Holy honor

North Dakota's Christmas tree in our nation's capitol will be decorated with ornaments that reflect the state's snow-covered plains crisscrossed by shelter belts and marked by the lone trees that seem to spring up in the middle of the prairies.

Snow globe
Part of Kallinen's design features a snowman and a cardinal, Holy Family/St. Mary's emblem. Herald photo by John Stennes.

North Dakota's Christmas tree in our nation's capitol will be decorated with ornaments that reflect the state's snow-covered plains crisscrossed by shelter belts and marked by the lone trees that seem to spring up in the middle of the prairies.

The ornaments have another little detail -- a little red cardinal whose feathers are one of the colors of Christmas, and whose likeness is the mascot of the Grand Forks elementary school that made the ornaments that will take a special place in Washington, D.C.

The ornament makers were the kindergarten through fifth-grade students at Grand Forks Holy Family/St. Mary's Catholic School and the school's artist-in-residence, Paula Kallinen. Everyone at the school is "super excited" to have been part of this special project, she said.

"They understand it's quite an honor to be chosen for this," Kallinen said. "One student asked if the president would get to see these ornaments and I said, 'Yes, and his daughters, too.'"

This year, one artist and youth group were selected from each U.S. state, territory and the District of Columbia to design and create 26 ornaments.


Twenty-five of the ornaments made by the Grand Forks students will be hung from the state tree as part of the National Christmas Tree display on the Ellipse, which will be featured at this year's National Christmas Tree Lighting at 5 p.m. Dec. 9, hosted by the National Park Foundation and National Park Service.

The 26th ornaments will decorate the White House Visitor Center Christmas tree which showcases each state/territory ornament.

Martha Keifenheim of ArtWise first pitched the idea of making the ornaments to Kallinen, who said she didn't realize at first what an honor it was. Once she and her students committed to the project, Kallinen said, they received 26 six-inch acrylic globes with instructions to decorate them in a way that would reflect the state of North Dakota and would withstand the elements. They chose the plains and trees for their theme.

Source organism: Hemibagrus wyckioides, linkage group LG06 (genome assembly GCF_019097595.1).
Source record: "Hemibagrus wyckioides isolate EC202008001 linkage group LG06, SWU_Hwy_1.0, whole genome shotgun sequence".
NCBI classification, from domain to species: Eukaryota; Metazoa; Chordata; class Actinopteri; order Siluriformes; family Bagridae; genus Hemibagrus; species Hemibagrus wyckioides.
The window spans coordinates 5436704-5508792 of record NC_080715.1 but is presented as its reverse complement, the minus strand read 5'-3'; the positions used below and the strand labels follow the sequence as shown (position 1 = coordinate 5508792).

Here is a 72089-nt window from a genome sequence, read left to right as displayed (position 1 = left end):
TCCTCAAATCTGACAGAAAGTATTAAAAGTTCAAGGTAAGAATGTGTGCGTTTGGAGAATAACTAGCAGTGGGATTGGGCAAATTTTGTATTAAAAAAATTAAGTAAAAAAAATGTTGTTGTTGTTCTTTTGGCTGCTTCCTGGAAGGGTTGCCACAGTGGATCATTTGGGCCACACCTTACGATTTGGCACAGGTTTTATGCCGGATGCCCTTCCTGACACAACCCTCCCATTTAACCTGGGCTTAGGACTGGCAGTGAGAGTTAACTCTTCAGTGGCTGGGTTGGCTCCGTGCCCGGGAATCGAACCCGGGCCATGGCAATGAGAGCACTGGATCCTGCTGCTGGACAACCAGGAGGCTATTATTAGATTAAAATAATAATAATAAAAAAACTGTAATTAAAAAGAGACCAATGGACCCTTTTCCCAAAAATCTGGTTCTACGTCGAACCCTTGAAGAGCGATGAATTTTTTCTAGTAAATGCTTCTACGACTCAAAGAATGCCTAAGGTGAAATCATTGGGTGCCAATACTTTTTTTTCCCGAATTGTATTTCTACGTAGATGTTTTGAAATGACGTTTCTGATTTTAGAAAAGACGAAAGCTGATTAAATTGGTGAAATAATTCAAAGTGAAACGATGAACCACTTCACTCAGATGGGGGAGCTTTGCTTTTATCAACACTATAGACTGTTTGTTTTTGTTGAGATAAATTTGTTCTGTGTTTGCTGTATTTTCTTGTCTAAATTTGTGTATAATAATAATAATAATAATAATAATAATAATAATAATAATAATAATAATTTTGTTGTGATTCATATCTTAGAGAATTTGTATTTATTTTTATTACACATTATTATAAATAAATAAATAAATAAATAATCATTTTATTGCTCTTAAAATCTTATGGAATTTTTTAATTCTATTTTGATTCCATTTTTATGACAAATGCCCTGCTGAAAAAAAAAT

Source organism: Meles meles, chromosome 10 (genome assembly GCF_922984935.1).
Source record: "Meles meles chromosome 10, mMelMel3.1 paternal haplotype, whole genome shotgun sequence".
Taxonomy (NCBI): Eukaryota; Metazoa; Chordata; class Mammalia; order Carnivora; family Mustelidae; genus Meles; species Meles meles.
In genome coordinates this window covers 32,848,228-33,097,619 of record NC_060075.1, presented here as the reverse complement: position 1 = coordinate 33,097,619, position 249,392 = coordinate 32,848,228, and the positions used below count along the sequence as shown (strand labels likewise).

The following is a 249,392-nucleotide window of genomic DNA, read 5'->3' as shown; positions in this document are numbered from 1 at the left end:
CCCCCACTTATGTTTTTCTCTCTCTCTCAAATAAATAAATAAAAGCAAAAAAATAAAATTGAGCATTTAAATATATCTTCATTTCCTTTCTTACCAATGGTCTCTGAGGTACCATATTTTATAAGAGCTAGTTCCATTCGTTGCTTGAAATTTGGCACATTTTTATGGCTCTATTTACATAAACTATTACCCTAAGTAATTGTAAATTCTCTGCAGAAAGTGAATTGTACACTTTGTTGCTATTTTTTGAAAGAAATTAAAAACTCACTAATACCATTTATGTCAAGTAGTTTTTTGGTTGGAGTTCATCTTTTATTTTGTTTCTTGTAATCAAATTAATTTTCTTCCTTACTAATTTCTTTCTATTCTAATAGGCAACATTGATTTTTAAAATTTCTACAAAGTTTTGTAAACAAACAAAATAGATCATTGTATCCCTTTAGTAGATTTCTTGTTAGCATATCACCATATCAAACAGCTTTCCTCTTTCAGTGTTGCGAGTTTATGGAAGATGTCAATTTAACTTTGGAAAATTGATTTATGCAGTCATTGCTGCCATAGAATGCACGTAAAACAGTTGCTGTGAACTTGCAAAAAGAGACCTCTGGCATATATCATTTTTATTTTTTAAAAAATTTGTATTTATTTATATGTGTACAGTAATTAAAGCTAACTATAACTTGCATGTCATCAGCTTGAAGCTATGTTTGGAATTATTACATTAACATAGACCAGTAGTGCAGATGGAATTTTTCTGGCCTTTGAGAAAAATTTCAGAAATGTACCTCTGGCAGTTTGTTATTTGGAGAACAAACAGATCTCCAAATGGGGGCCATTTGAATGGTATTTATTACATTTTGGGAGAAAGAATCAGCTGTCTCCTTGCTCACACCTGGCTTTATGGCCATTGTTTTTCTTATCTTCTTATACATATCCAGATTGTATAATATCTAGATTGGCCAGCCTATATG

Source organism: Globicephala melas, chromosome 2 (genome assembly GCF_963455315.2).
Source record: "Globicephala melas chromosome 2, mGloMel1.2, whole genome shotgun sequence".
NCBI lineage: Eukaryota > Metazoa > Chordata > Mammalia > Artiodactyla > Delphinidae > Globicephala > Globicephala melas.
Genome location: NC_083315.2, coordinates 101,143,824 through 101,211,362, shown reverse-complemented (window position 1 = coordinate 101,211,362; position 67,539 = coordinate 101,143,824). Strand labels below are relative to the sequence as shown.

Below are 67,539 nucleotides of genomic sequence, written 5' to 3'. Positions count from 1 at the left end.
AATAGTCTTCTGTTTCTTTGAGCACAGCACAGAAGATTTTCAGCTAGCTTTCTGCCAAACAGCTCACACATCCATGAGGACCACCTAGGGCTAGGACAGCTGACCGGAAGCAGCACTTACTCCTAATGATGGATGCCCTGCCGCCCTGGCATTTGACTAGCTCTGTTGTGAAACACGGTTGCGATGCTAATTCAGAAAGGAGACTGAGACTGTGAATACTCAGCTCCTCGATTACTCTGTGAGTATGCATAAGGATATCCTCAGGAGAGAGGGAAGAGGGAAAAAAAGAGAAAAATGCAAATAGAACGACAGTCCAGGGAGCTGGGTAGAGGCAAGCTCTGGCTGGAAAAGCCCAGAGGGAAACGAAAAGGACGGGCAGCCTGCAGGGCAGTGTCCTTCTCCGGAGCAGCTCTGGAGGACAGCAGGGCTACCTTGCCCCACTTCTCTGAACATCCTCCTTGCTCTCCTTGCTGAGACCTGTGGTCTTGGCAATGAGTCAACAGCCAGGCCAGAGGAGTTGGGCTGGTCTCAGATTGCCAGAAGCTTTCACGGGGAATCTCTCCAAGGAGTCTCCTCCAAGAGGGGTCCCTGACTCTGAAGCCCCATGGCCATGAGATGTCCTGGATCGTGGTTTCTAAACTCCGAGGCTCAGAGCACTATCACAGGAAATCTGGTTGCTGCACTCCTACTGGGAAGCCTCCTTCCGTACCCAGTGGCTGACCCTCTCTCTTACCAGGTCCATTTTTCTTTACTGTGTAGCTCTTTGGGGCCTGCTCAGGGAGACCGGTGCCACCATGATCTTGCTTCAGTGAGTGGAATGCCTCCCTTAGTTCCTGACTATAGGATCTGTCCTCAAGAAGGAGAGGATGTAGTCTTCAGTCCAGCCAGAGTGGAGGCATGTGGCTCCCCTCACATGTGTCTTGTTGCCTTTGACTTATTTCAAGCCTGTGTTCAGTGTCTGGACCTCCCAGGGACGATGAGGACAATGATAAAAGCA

Kallinen said it was too hard to decide which 26 Holy Family/St. Mary's students would get to decorate the 26 ornaments, so she figured out a way to get all of 64 K-5 students involved.

When he learned the ornaments had to "look like" North Dakota, Holy Family/St. Mary's Principal Charles Scherr said jokingly, "I just thought we'd fill them with snow." And, in fact, the ornaments do have a sparkly snow-covered base to set off their blue sky, dark trees, red cardinal and snowman. The back of each globe says "North Dakota 2010."

The arts

Kallinen said making the Christmas ornaments was part of how students express their creativity and increase their knowledge through the arts. Visual arts, as well as music and culture, all are part of arts learning at Holy Family/St. Mary's. Right now, the school is gearing up for its annual Christmas program, re-written each year by teacher LoRia Novak, who is Kallinen's sister.

This year's theme is called "Fill the World With Light," and it has an anti-bullying theme. If that seems unusual for a Christmas program, Novak says, remember that the Christmas story has a particularly nasty bully in King Herod. The show will be performed at 1:30 and 7 p.m. Dec. 16 at Holy Family/St. Mary's School auditorium. It's free and open to the public.


As writer and producer, Novak said, she tailors the play to the students. Every child has a part and she finds a place as well for those with extra talents, which this year includes a student who plays the violin. The show is secular and the sacred, with Santa Claus and snowmen and toyland themes, as well as telling the story of Christ's birth.

"There's nothing taken away from what children love about Christmas, and there's always a manger scene," she said. Over the years, she's accumulated costumes from camels (with humps) and polar bears to palm trees and snowmen.

The arts are an important part of the curriculum at Holy Family/St. Mary's. Kallinen, who has been artist-in-residence there for six years, said she relishes the transformations she sees in children, especially the shy ones.

"Once they see what they can do," she said, "you can see them get their wings."

Reach Tobin at (701) 780-1134; (800) 477-6572, ext. 134; or send e-mail to .

Snow globe
Paula Kallinen, artist in residence at Holy Family/St. Mary's Elementary School in Grand Forks, holds the Christmas ornament she designed to represent North Dakota in this year's National Christmas Tree Lighting on the Ellipse in Washingtn D.C. Dec. 9. Kallinen designed the ornament and her students created 26 globes taht have already been sent off. Herald photo by John Stennes.

What To Read Next
Get Local